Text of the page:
Although we can commend the offering of payment relief that financial institutions are extending to SME’s in this critical time, it should be noted payment holidays are not without consequence.
“In these uncertain times, we must understand what economic interventions such as payment holidays entail and how they are going to unfold so that we may be prepared and prevent unnecessary future economic strain in the post-pandemic world”, advises Hanno Bekker founding director of The Financial and Legal Research Group.
We know by now that the Covid-19 virus will have a substantial impact on our economy as we see lockdown periods extended, many of us are wondering what our obligations and responsibilities are.
Bekker says, “To make it through this pandemic and to prevent total economic collapse, regular South African consumers must continue to make their payments to businesses. SME’s are the heart of our economy and employ millions of South Africans who still need salaries.”
As of the 1st of April 2020, till the 30th of June 2020, the payment holiday will suspend your legal obligation to meet your full monthly bank repayment. However, it does not stop the loan from incurring interest or bank charges.
In other words, you are still expected to pay the fees and interest incurred on your loan for these three months, after the lockdown is over.
Essentially, a payment holiday is a show of good faith from the bank saying that for the next three months they will not act against you for not paying.
As an SME you must meet the following criteria to qualify for a payment holiday:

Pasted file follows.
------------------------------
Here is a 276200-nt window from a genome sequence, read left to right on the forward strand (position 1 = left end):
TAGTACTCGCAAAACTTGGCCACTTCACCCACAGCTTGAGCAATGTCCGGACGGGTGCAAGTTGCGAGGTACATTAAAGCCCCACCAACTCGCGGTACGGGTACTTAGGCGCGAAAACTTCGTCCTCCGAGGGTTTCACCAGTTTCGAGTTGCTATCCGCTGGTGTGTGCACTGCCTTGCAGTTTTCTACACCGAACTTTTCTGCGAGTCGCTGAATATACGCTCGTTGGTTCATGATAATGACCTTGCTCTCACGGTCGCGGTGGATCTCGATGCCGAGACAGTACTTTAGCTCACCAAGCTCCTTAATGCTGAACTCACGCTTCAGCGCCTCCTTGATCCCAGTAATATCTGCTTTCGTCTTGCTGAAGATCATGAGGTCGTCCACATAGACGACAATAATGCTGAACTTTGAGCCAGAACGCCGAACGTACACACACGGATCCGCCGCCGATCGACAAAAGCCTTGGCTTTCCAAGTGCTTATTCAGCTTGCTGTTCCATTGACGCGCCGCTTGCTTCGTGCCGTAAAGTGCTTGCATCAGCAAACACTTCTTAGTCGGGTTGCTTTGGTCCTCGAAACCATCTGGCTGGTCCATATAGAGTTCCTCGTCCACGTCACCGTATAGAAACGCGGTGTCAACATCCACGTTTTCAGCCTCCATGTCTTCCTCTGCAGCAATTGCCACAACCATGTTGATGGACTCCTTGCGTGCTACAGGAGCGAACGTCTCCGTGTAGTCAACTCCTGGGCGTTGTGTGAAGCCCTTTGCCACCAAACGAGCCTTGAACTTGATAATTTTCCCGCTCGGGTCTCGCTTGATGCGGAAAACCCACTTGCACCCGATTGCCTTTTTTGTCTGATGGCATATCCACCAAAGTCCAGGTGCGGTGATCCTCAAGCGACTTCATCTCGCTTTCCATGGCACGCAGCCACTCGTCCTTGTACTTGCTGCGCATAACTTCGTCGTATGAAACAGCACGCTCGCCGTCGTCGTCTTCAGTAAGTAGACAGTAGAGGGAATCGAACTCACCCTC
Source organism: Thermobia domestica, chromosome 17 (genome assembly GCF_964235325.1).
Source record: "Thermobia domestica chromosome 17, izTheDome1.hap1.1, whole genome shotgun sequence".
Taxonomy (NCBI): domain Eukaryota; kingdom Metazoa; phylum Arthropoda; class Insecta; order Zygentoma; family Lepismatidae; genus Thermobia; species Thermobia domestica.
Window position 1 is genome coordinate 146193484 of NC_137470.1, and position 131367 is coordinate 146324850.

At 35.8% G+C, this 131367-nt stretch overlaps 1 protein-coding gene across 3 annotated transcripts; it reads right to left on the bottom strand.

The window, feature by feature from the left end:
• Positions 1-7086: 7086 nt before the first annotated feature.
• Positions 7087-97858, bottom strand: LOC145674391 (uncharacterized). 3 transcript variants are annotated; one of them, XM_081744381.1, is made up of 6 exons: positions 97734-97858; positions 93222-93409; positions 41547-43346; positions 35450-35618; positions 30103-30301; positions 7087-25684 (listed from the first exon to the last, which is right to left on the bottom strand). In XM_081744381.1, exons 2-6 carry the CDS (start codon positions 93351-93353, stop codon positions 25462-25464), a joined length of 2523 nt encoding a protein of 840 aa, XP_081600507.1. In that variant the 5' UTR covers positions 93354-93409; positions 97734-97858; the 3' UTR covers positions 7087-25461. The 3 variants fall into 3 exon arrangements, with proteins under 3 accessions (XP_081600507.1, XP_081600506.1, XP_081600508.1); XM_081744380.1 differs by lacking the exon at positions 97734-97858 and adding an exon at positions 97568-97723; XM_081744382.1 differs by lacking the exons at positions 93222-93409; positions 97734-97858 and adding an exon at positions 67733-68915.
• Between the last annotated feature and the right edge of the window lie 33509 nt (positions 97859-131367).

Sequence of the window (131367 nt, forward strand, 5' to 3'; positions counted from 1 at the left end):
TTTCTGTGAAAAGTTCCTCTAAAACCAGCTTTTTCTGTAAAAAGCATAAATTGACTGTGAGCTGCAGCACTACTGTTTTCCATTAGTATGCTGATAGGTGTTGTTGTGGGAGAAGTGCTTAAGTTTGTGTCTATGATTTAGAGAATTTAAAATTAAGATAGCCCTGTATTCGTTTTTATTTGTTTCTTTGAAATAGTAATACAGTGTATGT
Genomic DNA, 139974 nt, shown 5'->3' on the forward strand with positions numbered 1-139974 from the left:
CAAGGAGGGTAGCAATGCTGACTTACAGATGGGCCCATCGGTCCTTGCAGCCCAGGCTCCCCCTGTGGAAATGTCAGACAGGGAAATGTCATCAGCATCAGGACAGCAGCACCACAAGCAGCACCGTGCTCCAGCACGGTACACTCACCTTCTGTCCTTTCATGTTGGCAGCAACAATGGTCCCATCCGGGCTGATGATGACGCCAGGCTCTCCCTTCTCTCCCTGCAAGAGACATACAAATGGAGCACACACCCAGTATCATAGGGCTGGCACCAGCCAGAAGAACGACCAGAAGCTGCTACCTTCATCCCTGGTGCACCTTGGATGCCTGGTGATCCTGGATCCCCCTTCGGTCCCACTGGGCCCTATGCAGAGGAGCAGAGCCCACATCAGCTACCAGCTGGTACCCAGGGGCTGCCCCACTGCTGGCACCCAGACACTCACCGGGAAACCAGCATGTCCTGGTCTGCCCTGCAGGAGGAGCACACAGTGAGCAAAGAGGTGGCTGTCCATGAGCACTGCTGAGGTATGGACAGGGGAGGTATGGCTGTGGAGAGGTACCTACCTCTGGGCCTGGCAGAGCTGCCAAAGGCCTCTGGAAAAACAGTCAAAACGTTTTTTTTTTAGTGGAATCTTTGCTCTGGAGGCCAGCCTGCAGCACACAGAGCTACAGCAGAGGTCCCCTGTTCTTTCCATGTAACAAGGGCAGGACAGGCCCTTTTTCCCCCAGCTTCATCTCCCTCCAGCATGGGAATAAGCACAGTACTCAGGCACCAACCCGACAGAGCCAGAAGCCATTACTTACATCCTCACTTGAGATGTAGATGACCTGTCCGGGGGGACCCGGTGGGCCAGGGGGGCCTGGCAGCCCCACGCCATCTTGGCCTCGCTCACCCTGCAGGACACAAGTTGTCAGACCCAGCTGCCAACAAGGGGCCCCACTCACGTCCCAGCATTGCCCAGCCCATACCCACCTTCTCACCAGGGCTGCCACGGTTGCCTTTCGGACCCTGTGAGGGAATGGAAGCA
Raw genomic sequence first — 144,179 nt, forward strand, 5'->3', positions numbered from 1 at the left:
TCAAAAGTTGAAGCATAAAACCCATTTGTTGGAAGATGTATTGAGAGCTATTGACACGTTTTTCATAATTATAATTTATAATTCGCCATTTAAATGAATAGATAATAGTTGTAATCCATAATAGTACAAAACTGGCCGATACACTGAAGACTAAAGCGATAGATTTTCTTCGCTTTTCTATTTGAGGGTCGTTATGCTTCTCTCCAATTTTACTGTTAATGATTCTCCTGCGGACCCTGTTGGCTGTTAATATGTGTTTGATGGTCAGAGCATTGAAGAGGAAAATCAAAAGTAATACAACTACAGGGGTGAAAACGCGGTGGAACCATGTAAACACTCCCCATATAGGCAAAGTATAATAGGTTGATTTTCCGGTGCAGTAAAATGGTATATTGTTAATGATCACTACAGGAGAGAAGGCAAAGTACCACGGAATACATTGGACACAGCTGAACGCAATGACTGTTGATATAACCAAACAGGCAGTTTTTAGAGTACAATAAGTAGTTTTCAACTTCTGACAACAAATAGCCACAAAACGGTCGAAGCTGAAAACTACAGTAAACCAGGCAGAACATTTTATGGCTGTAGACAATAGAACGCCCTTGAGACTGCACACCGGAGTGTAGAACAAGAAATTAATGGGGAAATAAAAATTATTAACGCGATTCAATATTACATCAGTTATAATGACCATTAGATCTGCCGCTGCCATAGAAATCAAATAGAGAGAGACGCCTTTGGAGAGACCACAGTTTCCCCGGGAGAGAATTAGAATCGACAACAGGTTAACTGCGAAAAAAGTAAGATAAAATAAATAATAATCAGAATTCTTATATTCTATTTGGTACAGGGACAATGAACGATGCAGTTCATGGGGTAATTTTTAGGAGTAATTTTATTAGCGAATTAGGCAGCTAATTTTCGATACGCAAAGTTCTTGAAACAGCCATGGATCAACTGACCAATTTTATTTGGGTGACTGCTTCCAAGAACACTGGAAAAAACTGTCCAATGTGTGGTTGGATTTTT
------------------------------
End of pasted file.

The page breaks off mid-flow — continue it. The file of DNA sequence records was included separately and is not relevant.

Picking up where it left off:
- Your business must be based in South Africa
- The annual turnover of your business must be less than 20 million rand
- Your accounts and tax must be paid up to date including payments for March
- Your business must be in good standing with the bank
- The payment holiday does not include payments on which your business has already fallen behind.
“We strongly recommend to all SME’s who can afford it to avoid making use of the payment holidays. The long-term effect of paying interest on the increased amount after the three-month holiday can have a severe impact on your business’ future cash-flow. If there is no alternative, then you should use it, but be aware of the implications.
Businesses can mitigate the economic impact of Covid-19 by taking their business digital wherever possible and maintain contact with their customer base. Rerouting all communication to cell phone lines, video-conferencing and email and transitioning into the e-commerce space can aid in stabilising some of a business’ income and allow entrepreneurs to continue to do business to a certain extent” Bekker concludes.